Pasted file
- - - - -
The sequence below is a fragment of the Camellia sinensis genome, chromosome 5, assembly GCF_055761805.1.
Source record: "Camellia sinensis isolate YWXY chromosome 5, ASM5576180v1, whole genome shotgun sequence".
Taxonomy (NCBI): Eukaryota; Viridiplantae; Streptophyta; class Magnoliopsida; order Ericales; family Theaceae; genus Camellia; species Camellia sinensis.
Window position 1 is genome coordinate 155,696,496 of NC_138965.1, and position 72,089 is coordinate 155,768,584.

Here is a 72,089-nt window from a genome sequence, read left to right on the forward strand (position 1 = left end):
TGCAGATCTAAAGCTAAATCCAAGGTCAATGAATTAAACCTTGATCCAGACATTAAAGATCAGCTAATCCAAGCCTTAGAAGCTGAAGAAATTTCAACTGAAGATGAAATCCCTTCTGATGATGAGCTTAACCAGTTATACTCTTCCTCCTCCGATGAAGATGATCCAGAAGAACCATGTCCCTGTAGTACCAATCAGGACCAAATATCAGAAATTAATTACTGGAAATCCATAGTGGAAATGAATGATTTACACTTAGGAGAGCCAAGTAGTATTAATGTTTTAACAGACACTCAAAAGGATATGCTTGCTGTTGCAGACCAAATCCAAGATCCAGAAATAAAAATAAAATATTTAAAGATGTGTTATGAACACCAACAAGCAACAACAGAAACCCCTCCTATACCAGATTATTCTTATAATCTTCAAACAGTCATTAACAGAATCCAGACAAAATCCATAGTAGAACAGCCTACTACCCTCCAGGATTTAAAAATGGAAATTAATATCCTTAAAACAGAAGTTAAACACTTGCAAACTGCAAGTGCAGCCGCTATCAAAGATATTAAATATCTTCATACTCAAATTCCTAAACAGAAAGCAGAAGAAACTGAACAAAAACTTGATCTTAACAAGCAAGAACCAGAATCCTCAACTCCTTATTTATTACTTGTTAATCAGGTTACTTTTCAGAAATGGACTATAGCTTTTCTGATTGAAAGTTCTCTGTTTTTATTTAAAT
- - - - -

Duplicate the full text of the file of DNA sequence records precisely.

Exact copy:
The sequence below is a fragment of the Camellia sinensis genome, chromosome 5, assembly GCF_055761805.1.
Source record: "Camellia sinensis isolate YWXY chromosome 5, ASM5576180v1, whole genome shotgun sequence".
Taxonomy (NCBI): Eukaryota; Viridiplantae; Streptophyta; class Magnoliopsida; order Ericales; family Theaceae; genus Camellia; species Camellia sinensis.
Window position 1 is genome coordinate 155,696,496 of NC_138965.1, and position 72,089 is coordinate 155,768,584.

Here is a 72,089-nt window from a genome sequence, read left to right on the forward strand (position 1 = left end):
TGCAGATCTAAAGCTAAATCCAAGGTCAATGAATTAAACCTTGATCCAGACATTAAAGATCAGCTAATCCAAGCCTTAGAAGCTGAAGAAATTTCAACTGAAGATGAAATCCCTTCTGATGATGAGCTTAACCAGTTATACTCTTCCTCCTCCGATGAAGATGATCCAGAAGAACCATGTCCCTGTAGTACCAATCAGGACCAAATATCAGAAATTAATTACTGGAAATCCATAGTGGAAATGAATGATTTACACTTAGGAGAGCCAAGTAGTATTAATGTTTTAACAGACACTCAAAAGGATATGCTTGCTGTTGCAGACCAAATCCAAGATCCAGAAATAAAAATAAAATATTTAAAGATGTGTTATGAACACCAACAAGCAACAACAGAAACCCCTCCTATACCAGATTATTCTTATAATCTTCAAACAGTCATTAACAGAATCCAGACAAAATCCATAGTAGAACAGCCTACTACCCTCCAGGATTTAAAAATGGAAATTAATATCCTTAAAACAGAAGTTAAACACTTGCAAACTGCAAGTGCAGCCGCTATCAAAGATATTAAATATCTTCATACTCAAATTCCTAAACAGAAAGCAGAAGAAACTGAACAAAAACTTGATCTTAACAAGCAAGAACCAGAATCCTCAACTCCTTATTTATTACTTGTTAATCAGGTTACTTTTCAGAAATGGACTATAGCTTTTCTGATTGAAAGTTCTCTGTTTTTATTTAAAT